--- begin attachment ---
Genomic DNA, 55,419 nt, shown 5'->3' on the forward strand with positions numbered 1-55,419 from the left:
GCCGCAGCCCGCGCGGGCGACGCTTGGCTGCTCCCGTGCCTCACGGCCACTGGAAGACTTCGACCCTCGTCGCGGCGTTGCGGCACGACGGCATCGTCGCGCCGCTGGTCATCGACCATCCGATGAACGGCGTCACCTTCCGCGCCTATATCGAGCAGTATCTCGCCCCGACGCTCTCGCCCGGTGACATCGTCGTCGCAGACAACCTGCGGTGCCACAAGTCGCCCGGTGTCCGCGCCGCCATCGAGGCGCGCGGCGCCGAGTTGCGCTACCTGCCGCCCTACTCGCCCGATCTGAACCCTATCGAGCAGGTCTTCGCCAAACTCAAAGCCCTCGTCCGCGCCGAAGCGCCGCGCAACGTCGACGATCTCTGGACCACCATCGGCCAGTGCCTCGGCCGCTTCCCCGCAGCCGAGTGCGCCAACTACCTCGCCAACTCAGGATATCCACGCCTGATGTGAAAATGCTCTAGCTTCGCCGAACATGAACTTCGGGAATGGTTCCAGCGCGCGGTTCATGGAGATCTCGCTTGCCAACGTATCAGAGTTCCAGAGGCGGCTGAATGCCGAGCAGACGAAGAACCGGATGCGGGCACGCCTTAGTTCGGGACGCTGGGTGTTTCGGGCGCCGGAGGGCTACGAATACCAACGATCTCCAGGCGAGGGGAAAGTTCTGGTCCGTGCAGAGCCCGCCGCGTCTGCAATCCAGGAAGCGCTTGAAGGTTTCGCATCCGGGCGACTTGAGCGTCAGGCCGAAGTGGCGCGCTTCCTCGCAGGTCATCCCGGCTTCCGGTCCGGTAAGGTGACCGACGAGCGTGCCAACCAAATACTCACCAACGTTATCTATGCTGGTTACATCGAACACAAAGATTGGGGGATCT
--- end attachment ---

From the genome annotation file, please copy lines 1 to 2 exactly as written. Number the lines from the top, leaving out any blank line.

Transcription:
Genomic DNA, 55,419 nt, shown 5'->3' on the forward strand with positions numbered 1-55,419 from the left:
GCCGCAGCCCGCGCGGGCGACGCTTGGCTGCTCCCGTGCCTCACGGCCACTGGAAGACTTCGACCCTCGTCGCGGCGTTGCGGCACGACGGCATCGTCGCGCCGCTGGTCATCGACCATCCGATGAACGGCGTCACCTTCCGCGCCTATATCGAGCAGTATCTCGCCCCGACGCTCTCGCCCGGTGACATCGTCGTCGCAGACAACCTGCGGTGCCACAAGTCGCCCGGTGTCCGCGCCGCCATCGAGGCGCGCGGCGCCGAGTTGCGCTACCTGCCGCCCTACTCGCCCGATCTGAACCCTATCGAGCAGGTCTTCGCCAAACTCAAAGCCCTCGTCCGCGCCGAAGCGCCGCGCAACGTCGACGATCTCTGGACCACCATCGGCCAGTGCCTCGGCCGCTTCCCCGCAGCCGAGTGCGCCAACTACCTCGCCAACTCAGGATATCCACGCCTGATGTGAAAATGCTCTAGCTTCGCCGAACATGAACTTCGGGAATGGTTCCAGCGCGCGGTTCATGGAGATCTCGCTTGCCAACGTATCAGAGTTCCAGAGGCGGCTGAATGCCGAGCAGACGAAGAACCGGATGCGGGCACGCCTTAGTTCGGGACGCTGGGTGTTTCGGGCGCCGGAGGGCTACGAATACCAACGATCTCCAGGCGAGGGGAAAGTTCTGGTCCGTGCAGAGCCCGCCGCGTCTGCAATCCAGGAAGCGCTTGAAGGTTTCGCATCCGGGCGACTTGAGCGTCAGGCCGAAGTGGCGCGCTTCCTCGCAGGTCATCCCGGCTTCCGGTCCGGTAAGGTGACCGACGAGCGTGCCAACCAAATACTCACCAACGTTATCTATGCTGGTTACATCGAACACAAAGATTGGGGGATCT